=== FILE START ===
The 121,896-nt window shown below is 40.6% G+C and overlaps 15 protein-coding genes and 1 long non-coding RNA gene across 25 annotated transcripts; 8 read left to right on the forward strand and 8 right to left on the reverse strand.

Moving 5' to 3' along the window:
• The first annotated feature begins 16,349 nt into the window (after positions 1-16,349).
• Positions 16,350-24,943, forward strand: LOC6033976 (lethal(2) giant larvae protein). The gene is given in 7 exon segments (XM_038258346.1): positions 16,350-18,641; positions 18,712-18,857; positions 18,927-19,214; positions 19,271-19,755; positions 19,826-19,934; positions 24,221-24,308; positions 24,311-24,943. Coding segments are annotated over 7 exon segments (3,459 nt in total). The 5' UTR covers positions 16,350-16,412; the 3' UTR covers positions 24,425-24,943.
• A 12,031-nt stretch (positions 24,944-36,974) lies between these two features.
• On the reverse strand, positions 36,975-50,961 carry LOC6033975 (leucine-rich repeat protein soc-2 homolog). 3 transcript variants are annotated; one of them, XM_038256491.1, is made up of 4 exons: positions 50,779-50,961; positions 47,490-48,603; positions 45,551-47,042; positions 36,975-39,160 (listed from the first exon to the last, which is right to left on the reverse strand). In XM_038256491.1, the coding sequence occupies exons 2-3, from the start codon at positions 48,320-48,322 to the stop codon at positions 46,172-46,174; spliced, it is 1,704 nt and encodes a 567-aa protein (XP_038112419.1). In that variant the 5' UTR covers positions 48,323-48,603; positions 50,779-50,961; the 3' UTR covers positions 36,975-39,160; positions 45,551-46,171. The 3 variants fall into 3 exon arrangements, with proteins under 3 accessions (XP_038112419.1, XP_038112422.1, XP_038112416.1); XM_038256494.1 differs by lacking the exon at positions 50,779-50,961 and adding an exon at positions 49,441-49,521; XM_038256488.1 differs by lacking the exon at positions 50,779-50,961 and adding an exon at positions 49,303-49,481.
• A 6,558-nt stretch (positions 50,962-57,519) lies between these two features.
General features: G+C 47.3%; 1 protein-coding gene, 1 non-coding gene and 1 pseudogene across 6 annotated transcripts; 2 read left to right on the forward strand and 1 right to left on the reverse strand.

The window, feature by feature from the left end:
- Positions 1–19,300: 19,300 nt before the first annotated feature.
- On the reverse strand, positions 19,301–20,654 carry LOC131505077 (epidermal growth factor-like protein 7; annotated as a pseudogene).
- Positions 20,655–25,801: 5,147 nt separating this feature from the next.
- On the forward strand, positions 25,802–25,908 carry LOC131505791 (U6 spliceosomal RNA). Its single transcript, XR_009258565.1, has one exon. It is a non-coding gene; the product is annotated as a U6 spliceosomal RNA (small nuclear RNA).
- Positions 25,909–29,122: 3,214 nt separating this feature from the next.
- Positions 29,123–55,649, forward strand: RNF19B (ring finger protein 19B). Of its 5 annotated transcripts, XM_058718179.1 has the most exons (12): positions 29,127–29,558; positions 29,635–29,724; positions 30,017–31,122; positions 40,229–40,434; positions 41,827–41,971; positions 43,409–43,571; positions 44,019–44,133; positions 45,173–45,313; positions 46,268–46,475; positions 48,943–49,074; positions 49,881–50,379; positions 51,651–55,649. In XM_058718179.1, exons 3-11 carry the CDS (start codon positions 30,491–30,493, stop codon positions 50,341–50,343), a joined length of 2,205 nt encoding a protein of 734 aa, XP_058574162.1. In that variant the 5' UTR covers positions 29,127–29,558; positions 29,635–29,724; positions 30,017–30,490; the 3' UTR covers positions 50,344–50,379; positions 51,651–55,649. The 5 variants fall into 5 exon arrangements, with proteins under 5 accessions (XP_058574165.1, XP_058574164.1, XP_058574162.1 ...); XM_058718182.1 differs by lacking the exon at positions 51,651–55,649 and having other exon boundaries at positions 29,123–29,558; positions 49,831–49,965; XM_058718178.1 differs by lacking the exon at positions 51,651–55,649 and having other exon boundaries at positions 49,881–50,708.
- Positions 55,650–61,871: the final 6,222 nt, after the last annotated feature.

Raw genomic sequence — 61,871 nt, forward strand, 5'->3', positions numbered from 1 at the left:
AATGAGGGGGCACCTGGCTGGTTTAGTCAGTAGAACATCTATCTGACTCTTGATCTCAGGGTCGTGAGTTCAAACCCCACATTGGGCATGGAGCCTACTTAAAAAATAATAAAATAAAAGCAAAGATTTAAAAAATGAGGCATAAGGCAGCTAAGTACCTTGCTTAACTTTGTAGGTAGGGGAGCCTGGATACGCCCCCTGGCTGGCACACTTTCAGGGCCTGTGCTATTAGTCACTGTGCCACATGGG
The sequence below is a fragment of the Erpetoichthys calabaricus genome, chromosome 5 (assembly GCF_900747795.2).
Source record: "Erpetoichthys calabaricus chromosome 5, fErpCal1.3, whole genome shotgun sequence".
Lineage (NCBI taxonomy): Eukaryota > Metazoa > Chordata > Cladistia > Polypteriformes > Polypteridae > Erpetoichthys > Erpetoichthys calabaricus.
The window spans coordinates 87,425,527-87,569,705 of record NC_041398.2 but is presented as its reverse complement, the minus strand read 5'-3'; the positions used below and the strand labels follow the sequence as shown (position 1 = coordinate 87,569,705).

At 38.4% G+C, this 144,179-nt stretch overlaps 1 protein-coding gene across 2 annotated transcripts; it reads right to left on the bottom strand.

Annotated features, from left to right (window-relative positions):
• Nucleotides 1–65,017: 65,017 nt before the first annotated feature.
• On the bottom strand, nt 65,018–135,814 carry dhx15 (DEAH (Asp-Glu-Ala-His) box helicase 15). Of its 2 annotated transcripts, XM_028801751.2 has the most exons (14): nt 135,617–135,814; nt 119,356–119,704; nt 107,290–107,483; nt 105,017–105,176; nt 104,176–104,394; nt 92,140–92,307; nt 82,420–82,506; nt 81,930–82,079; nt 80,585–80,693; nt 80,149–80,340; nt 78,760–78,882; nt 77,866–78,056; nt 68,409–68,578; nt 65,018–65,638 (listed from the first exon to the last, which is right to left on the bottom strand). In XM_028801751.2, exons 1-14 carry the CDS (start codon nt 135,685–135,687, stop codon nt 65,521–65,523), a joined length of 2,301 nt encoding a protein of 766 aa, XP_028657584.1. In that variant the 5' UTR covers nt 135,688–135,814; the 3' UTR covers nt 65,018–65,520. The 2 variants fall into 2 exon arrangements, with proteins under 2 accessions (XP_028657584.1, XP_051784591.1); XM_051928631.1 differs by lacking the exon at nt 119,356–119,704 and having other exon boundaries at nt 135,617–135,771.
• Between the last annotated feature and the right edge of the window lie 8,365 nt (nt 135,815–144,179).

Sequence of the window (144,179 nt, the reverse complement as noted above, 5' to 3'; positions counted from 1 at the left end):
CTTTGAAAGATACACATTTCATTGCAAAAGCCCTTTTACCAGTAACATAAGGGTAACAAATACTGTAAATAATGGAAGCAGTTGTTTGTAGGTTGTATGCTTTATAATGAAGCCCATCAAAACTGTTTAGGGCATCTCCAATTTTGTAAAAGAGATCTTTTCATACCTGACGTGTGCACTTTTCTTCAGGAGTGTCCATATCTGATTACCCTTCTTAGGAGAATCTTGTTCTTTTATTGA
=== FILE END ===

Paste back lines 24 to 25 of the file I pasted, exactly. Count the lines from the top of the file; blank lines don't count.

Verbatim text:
Annotated features, from left to right (window-relative positions):
• Nucleotides 1–65,017: 65,017 nt before the first annotated feature.